By Pip Kean, Cambridge Partners Senior Adviser
Benjamin Roth was a lawyer in Youngstown, Ohio, when the stock market crashed in 1929. Two years later he decided to keep a diary to detail the effects that the financial collapse had on himself, his neighbours, and the nation. He kept his diary for ten years. In the late 1930s, when the depression had mostly passed, he summarised a few points he had learned from the experience.
He wrote: “Business will always come back. It will remain neither depressed nor exalted…. Depression is a time of greatest profit. The investor who has liquid funds and the courage to act can lay the basis for great profits.”
Whether a depression or recession, some businesses will fail. They could be businesses chasing unprofitable objectives, or overloaded with debt, or suffering from poor management.
A mere week after the COVID-19 lockdown, Bauer Media announced it was closing its New Zealand business. Bauer had indicated for some time that they were facing challenges around the viability of their operations. The decision was made at the same time as the pandemic but was not because of it.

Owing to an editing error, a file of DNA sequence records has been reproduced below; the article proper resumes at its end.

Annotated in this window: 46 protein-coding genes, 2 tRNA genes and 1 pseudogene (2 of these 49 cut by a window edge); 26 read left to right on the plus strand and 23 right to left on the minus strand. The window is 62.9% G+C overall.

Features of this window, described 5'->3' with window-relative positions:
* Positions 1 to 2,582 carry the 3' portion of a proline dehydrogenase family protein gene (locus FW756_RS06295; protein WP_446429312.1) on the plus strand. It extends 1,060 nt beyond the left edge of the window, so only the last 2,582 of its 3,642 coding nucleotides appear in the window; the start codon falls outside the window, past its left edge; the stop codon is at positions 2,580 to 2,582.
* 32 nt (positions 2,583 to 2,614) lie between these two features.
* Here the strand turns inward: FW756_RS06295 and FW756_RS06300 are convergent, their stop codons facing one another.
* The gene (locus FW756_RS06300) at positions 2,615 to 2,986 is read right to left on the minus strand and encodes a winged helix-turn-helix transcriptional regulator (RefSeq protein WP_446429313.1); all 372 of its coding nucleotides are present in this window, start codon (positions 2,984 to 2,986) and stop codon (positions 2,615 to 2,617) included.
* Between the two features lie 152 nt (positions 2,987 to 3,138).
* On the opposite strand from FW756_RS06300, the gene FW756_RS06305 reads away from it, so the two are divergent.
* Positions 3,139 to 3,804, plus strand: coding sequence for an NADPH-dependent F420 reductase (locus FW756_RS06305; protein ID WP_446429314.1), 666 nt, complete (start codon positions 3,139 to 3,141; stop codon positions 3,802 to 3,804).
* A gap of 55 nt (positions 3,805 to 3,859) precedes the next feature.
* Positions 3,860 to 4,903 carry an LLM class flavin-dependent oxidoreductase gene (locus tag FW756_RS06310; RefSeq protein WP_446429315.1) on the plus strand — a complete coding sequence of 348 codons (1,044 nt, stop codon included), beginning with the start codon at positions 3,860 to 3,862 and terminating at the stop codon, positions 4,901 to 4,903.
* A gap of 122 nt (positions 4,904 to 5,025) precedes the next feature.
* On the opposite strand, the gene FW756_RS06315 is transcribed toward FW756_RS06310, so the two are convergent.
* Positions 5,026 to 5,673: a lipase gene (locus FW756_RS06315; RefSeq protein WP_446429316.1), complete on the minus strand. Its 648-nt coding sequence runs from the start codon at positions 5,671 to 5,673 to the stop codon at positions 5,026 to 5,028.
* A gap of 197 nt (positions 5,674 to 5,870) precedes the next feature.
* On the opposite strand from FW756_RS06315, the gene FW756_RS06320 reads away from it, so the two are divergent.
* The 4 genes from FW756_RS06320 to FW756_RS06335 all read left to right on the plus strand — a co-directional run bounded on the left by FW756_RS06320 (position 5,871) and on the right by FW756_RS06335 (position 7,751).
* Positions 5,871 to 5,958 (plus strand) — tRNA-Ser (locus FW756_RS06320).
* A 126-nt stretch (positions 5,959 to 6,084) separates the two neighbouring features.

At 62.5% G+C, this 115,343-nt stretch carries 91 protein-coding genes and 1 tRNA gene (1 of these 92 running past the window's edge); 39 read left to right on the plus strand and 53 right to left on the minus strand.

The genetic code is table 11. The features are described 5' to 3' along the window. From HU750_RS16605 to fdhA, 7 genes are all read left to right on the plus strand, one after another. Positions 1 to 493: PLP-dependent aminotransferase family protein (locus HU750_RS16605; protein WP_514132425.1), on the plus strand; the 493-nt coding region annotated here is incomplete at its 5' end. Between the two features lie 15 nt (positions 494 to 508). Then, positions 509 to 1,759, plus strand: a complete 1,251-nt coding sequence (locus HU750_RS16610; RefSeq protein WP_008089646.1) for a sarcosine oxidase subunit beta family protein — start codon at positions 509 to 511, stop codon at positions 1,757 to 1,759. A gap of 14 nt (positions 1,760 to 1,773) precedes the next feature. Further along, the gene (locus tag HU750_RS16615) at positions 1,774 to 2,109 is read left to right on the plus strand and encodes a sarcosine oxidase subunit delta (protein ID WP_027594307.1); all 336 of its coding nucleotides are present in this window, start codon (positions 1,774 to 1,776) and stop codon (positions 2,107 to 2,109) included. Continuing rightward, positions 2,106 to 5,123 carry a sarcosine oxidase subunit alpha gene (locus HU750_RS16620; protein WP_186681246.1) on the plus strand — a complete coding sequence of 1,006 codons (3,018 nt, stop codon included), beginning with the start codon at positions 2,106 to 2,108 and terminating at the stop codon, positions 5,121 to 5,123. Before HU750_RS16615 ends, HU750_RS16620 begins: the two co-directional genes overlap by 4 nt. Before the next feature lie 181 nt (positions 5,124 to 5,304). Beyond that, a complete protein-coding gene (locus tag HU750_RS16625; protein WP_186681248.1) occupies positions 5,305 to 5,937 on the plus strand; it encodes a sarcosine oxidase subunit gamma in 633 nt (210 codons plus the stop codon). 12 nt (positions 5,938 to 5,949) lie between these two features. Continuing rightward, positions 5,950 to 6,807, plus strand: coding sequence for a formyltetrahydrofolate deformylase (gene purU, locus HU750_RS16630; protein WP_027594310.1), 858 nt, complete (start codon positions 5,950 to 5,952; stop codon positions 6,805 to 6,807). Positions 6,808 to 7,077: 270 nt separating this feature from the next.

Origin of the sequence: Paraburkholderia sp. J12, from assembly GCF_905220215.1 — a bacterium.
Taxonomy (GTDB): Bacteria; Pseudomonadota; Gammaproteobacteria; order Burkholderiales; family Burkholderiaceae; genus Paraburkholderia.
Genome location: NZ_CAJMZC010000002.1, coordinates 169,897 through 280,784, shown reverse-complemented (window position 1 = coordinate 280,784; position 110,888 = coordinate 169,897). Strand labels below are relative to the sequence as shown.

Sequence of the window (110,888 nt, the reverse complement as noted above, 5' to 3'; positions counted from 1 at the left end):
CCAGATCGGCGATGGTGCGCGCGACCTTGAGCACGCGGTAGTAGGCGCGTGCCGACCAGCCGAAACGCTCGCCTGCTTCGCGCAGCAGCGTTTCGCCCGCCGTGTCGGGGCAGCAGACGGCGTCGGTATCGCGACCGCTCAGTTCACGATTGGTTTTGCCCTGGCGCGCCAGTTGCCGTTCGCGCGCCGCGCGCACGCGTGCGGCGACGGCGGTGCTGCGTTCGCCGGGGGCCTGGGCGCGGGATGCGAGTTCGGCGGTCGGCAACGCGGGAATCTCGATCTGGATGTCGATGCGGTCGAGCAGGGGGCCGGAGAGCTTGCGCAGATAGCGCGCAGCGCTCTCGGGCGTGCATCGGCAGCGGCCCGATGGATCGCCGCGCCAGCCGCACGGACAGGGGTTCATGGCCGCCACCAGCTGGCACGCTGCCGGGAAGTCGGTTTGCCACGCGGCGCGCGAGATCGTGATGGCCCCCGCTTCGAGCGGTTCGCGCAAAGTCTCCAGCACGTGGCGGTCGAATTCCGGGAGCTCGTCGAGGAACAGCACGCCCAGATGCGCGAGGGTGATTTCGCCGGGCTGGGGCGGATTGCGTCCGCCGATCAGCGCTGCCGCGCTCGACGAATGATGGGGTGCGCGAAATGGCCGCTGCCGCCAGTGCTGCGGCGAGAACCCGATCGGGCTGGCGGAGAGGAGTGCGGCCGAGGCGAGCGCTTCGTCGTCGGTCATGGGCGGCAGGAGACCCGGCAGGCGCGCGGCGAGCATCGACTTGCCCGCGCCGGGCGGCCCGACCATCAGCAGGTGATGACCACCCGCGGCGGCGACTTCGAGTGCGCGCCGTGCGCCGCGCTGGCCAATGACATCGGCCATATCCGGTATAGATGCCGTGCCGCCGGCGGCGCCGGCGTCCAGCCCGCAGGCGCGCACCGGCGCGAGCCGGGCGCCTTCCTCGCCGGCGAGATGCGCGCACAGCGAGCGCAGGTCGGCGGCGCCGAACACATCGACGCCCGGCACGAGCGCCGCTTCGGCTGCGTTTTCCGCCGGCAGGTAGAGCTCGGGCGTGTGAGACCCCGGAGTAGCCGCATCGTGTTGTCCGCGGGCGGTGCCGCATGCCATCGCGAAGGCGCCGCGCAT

Another media institution, NZME’s Radio Sport, abruptly ceased broadcasting on 30 March this year. The fact is that Radio Sport had been balancing on a fiscal knife edge for most of its existence.
In February, NZME chose not to renew the rights to broadcast live cricket commentary, which revealed the vulnerable position the station was already in.
The fact is some businesses will fail while some businesses will ride out the storm and come through the other side stronger. Entrepreneurs and start-ups will emerge with new ideas and innovations. For instance, following the 2008 crash, startups like Uber, Airbnb and WhatsApp appeared. We also have Kiwi successes – such as Xero, Rocket Lab and PowerbyProxi.
The trading of goods and resources has never gone out of business, and the fact is, it never will. Throughout every crisis in history, business has survived and thrived every time; Covid-19 is no different.
It was true in the 1930’s and it’s just as true today: “Whilst any business can go out of business. Business itself will never go out of business.”
Sources: Consilium, Stuff & NZ Herald